Written by Mia:
We have mentioned the lovely friends we have been making along the way and how these people have been making all the difference with their support and generosity. And now we have also been lucky enough to start meeting more boats with kids. Teo has had a ball!
A marinera is Spanish for the person who works for a marina who does lots of different jobs around the place but often meets boats at their designated spaces and takes lines and takes lines to help incoming boats get the boat moored safely. One morning the very friendly marinera was waiting across from our slot and asked Teo to help him catch lines for the incoming boat. Teo was full of proud smiles and then the icing on that cake was the four (and a half) year old that was on that boat.
The boys spent the next few days dividing their time pretty evenly between Lego on Itchy Foot and playing on their boat – Go Beyond. Teo slowly began to remember his Norsk as his new friend was Norwegian. We went to the beach one day all together as well and shared dinner together. The energy that kids have when they are in the company of other kids is different and so is their communication. Sini and I were talking a lot about this when she was on board and Teo should be doing a lot of his learning through play and an important element of that is interaction with other kids. We were so happy to see him together with a new friend and he was very sad when we said goodbye.
Thankfully, this time it was only a few days before we made some new friends! it is SO nice to be in the company of other cruisers. We were anchored off the lovely La Graciosa and we woke up to a new neighbour in the bay. A Belgian flagged yacht, Sta Vast was anchored close by and we knew they had young crew members on board. They had taken contact with us a week or two earlier saying that they are on the same rally and were hoping to meet up. This was a match made in heaven for Teo, a boy aged 10 and a girl aged 8. We were so excited to meet them that we quickly got Nemo in the water and went over to say hi. The kids were fast friends, there was more Lego and even a zombie battle complete with its own theme song.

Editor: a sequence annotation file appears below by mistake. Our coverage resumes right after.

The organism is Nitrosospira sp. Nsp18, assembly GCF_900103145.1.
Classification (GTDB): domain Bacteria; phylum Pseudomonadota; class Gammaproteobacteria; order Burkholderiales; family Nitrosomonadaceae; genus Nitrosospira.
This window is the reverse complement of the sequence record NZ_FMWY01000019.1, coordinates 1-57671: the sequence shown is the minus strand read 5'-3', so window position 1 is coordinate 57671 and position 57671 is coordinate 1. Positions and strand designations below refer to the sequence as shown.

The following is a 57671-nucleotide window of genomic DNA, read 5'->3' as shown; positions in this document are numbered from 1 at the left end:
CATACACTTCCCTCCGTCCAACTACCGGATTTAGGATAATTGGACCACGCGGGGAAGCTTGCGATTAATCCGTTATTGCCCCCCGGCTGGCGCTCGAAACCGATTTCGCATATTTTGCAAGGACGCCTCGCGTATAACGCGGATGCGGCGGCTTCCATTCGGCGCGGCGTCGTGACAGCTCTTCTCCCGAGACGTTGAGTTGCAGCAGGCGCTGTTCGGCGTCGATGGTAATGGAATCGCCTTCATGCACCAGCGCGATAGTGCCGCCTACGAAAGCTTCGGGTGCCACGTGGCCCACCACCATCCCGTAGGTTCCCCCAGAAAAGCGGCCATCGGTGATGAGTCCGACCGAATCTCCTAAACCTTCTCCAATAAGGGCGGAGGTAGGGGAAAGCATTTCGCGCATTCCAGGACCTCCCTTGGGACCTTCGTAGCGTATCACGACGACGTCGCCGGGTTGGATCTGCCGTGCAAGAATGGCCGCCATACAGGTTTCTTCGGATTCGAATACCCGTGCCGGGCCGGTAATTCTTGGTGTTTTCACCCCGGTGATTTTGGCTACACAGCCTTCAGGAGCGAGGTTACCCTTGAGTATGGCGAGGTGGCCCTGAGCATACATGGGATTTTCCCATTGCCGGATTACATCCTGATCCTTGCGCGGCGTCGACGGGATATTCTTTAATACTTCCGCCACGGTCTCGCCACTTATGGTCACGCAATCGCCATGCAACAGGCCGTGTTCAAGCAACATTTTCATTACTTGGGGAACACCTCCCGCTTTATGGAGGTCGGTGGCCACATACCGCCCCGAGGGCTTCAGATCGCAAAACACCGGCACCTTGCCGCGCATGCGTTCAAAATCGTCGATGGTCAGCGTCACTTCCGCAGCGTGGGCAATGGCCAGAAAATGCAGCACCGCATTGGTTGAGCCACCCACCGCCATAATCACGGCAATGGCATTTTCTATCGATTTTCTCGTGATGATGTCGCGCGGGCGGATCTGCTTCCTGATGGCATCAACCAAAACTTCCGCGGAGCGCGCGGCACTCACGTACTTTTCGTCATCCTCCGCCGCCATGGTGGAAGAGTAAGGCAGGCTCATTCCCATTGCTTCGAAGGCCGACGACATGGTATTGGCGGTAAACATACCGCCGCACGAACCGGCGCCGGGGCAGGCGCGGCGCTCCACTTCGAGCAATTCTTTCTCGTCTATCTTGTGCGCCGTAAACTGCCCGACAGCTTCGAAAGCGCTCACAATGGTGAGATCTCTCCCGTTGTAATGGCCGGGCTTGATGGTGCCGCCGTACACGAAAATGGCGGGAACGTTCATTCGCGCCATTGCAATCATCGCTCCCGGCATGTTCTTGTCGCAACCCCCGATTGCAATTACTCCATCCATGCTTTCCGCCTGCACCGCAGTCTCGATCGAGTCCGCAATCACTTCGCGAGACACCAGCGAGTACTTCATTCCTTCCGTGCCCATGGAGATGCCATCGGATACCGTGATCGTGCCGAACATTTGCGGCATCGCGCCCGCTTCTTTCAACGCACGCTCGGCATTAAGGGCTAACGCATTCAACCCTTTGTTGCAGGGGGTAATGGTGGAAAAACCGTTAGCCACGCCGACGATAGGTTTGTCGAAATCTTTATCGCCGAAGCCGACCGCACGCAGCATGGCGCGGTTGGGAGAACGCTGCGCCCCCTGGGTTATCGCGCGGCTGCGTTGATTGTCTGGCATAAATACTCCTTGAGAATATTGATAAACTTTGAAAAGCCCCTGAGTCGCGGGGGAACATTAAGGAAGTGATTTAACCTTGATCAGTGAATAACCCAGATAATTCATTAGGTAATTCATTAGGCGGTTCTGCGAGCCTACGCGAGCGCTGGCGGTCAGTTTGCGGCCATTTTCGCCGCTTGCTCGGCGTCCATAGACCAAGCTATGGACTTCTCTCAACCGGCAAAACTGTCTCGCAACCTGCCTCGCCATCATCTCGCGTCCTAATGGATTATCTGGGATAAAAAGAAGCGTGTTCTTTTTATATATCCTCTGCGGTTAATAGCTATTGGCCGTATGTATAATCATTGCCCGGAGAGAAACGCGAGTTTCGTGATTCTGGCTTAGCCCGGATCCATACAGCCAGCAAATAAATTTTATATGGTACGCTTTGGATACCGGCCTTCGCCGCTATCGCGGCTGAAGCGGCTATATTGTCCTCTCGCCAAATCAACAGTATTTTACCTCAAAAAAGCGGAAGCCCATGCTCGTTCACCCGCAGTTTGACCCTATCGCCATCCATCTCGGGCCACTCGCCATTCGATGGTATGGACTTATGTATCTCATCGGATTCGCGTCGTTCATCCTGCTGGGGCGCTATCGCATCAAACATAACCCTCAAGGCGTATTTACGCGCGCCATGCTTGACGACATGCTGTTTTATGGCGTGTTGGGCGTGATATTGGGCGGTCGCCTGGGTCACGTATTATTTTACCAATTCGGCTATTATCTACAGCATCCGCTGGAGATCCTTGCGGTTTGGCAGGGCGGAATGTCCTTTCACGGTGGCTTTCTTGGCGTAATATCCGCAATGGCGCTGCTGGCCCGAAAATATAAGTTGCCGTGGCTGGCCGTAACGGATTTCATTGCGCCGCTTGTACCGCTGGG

The weather in the anchorage turned bad and we were forced to move but we all went to the same marina down the coast so we could spend more time together. There was school in the morning and lots of playing in the afternoon. One day we went for a long walk altogether to find out we all have lots to chat about. There was even a sleepover on Itchy Foot with pasta, movies and popcorn and pancakes the next morning. Everyone was giggling and playing. Later, there were crafts and Teo’s ”favorite meal ever” on Sta Vast. This means there were also two sets of parents who got to have dates! I don’t think anyone even noticed all the rain we had.
Boat kid friendships are quick, probably because you never know when you might meet new small humans and also because you never know how long you will all be in the same place. it also doesn’t seem like age or gender matters as much as it does in ‘the real world’. We have been reading about the sailing kids community and have been missing it most of the summer so far, so it was a real joy to experience first hand. We are looking forward to getting to Santa Cruz to see our new friends again and also to meet more boats with kids. There are several more boats we have been in contact with whom we look forward to meeting.
One of the main reasons for choosing to cross over to the Caribbean was in search of finding more playmates for Teo. So far, so good.